Directional migration of neural crest cells in vivo is regulated by Syndecan-4/Rac1 and non-canonical Wnt signaling/RhoA

Matthews, H.K., Marchant, L., Carmona-Fontaine, C., Kuriyama, S., Larraín, J., Holt, M.R., Parsons, M., and Mayor, R.
Development (Cambridge, England)   135(10): 1771-1780 (Journal)
Registered Authors
Mayor, Roberto
Cell migration, Neural crest, Directionality, Persistence, Syndecan-4, Non-canonical Wnt signaling, PCP, RhoA, Rac1
MeSH Terms
  • Animals
  • Cell Movement/physiology
  • Cell Polarity/physiology
  • Embryo, Nonmammalian/physiology
  • Fluorescence Resonance Energy Transfer
  • Neural Crest/cytology*
  • Neural Crest/embryology
  • Neural Crest/metabolism
  • Signal Transduction
  • Syndecan-4/biosynthesis
  • Syndecan-4/physiology*
  • Wnt Proteins/physiology*
  • Xenopus
  • Zebrafish
  • cdc42 GTP-Binding Protein/metabolism
  • rac1 GTP-Binding Protein/physiology*
  • rhoA GTP-Binding Protein/physiology*
18403410 Full text @ Development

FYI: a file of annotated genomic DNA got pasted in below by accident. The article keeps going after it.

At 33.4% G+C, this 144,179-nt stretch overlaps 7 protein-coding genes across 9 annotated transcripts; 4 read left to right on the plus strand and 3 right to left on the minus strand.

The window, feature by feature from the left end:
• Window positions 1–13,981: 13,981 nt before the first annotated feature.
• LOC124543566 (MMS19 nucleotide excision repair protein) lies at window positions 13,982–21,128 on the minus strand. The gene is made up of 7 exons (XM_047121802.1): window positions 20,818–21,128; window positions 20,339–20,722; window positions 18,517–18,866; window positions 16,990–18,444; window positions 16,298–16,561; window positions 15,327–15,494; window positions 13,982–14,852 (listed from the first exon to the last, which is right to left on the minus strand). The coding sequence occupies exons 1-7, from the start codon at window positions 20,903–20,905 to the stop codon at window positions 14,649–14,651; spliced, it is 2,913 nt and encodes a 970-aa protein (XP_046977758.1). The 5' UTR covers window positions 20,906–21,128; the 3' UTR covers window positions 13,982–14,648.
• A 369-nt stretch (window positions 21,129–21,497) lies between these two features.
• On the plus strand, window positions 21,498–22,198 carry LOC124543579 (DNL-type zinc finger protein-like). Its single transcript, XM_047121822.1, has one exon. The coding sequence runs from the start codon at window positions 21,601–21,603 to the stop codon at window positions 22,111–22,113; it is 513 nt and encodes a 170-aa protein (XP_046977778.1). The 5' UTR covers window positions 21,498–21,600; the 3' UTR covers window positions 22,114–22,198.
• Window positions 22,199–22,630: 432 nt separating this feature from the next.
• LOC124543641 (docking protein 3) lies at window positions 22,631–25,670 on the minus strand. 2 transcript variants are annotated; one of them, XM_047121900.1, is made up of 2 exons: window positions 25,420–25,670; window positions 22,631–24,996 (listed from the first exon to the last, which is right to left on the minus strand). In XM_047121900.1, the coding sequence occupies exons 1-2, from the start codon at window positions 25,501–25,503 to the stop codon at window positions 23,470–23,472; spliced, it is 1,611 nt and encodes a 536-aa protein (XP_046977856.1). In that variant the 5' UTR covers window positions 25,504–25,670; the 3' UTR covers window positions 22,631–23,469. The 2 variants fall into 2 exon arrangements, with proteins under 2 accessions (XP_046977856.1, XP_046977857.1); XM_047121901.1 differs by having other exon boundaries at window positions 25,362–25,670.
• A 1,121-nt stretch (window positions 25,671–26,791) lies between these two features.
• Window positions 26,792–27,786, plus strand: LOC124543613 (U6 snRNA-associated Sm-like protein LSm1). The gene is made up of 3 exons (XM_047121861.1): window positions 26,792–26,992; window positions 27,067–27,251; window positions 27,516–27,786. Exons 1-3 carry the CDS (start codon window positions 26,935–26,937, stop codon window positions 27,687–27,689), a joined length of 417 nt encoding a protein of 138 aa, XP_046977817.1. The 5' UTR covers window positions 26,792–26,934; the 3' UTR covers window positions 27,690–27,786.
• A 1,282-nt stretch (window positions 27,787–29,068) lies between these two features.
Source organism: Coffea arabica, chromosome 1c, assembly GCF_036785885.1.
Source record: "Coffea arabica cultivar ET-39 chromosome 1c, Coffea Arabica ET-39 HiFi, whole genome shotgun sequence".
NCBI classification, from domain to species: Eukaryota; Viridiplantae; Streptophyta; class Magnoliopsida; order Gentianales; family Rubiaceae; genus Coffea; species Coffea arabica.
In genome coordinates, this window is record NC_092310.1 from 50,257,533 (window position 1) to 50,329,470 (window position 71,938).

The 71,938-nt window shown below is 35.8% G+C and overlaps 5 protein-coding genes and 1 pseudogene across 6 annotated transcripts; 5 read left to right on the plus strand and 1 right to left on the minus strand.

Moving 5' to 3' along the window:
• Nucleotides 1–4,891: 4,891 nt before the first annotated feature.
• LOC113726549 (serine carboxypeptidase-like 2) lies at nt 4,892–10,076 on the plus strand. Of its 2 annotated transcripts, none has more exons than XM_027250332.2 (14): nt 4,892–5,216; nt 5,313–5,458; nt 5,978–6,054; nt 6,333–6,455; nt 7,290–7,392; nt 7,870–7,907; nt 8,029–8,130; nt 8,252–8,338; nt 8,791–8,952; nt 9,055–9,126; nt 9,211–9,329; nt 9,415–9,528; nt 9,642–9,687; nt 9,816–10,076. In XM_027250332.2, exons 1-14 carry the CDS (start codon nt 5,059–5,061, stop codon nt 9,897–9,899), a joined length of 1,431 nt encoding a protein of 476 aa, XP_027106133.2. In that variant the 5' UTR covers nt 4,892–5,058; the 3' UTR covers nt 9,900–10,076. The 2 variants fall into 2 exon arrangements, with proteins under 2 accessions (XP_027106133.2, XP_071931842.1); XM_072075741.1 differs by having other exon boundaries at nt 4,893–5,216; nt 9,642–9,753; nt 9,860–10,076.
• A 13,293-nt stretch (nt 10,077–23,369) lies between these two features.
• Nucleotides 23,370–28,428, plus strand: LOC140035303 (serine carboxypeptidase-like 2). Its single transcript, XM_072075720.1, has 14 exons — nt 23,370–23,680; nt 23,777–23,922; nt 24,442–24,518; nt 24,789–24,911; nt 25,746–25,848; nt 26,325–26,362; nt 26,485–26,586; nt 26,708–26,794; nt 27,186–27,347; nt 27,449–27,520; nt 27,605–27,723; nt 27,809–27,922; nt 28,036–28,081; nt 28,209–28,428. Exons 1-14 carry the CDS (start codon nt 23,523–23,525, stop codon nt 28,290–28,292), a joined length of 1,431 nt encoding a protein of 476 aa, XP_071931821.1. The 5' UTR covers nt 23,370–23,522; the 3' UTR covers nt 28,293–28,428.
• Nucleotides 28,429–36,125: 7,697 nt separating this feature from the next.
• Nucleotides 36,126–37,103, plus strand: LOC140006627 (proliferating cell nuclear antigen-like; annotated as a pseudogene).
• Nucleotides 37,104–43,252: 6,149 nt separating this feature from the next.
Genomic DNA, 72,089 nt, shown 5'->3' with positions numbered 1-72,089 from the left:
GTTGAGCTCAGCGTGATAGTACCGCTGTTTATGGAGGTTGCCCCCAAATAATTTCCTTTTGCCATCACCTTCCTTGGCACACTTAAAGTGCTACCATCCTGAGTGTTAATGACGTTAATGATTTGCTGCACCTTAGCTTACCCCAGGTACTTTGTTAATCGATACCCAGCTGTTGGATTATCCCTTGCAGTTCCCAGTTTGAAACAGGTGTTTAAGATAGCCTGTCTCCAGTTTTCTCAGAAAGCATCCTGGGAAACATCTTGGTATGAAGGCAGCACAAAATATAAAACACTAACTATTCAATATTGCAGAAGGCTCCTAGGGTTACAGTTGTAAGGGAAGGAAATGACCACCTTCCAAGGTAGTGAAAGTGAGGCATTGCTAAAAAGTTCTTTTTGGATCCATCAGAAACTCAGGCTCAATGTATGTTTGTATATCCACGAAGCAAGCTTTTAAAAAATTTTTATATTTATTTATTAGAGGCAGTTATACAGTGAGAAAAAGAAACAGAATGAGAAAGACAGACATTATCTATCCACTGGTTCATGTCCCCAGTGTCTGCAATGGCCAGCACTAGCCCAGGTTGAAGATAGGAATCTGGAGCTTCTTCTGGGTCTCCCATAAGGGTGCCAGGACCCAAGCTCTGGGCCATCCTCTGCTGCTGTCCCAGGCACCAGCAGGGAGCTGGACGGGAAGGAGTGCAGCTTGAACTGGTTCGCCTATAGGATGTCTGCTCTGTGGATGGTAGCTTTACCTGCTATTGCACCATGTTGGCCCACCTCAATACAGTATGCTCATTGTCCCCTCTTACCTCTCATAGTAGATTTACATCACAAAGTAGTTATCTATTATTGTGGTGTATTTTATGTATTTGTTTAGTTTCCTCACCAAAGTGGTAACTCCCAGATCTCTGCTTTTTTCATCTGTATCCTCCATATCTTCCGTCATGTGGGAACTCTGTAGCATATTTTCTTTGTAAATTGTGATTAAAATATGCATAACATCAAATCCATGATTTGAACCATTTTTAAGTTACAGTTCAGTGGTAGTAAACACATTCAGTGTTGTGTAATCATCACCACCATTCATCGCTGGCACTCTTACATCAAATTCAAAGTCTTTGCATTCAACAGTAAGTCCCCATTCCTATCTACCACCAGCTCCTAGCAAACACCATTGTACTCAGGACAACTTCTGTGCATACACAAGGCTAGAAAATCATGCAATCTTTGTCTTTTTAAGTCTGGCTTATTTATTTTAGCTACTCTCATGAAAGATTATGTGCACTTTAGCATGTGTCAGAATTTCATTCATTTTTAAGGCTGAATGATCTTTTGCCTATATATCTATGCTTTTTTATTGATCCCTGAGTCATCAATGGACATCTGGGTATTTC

Directed cell migration is crucial for development, but most of our current knowledge is derived from in vitro studies. We analyzed how neural crest (NC) cells migrate in the direction of their target during embryonic development. We show that the proteoglycan Syndecan-4 (Syn4) is expressed in the migrating neural crest of Xenopus and zebrafish embryos. Loss-of-function studies using an antisense morpholino against syn4 show that this molecule is required for NC migration, but not for NC induction. Inhibition of Syn4 does not affect the velocity of cell migration, but significantly reduces the directional migration of NC cells. Furthermore, we show that Syn4 and PCP signaling control the directional mfor NC migration, but not for NC induction. Inhibition of Syn4 does not affect the velocity of cell migration, but significantly reduces the direigration of NC cells by regulating the direction in which the cell protrusions are generated during migration. Finally, we perform FRET analysis of Cdc42, Rac and RhoA in vitro and in vivo after interfering with Syn4 and PCP signaling. This is the first time that FRET analysis of small GTPases has been performed in vivo. Our results show that Syn4 inhibits Rac activity, whereas PCP signaling promotes RhoA activity. In addition, we show that RhoA inhibits Rac in NC cells. We present a model in which Syn4 and PCP control directional NC migration by, at least in part, regulating membrane protrusions through the regulation of small GTPase activities.
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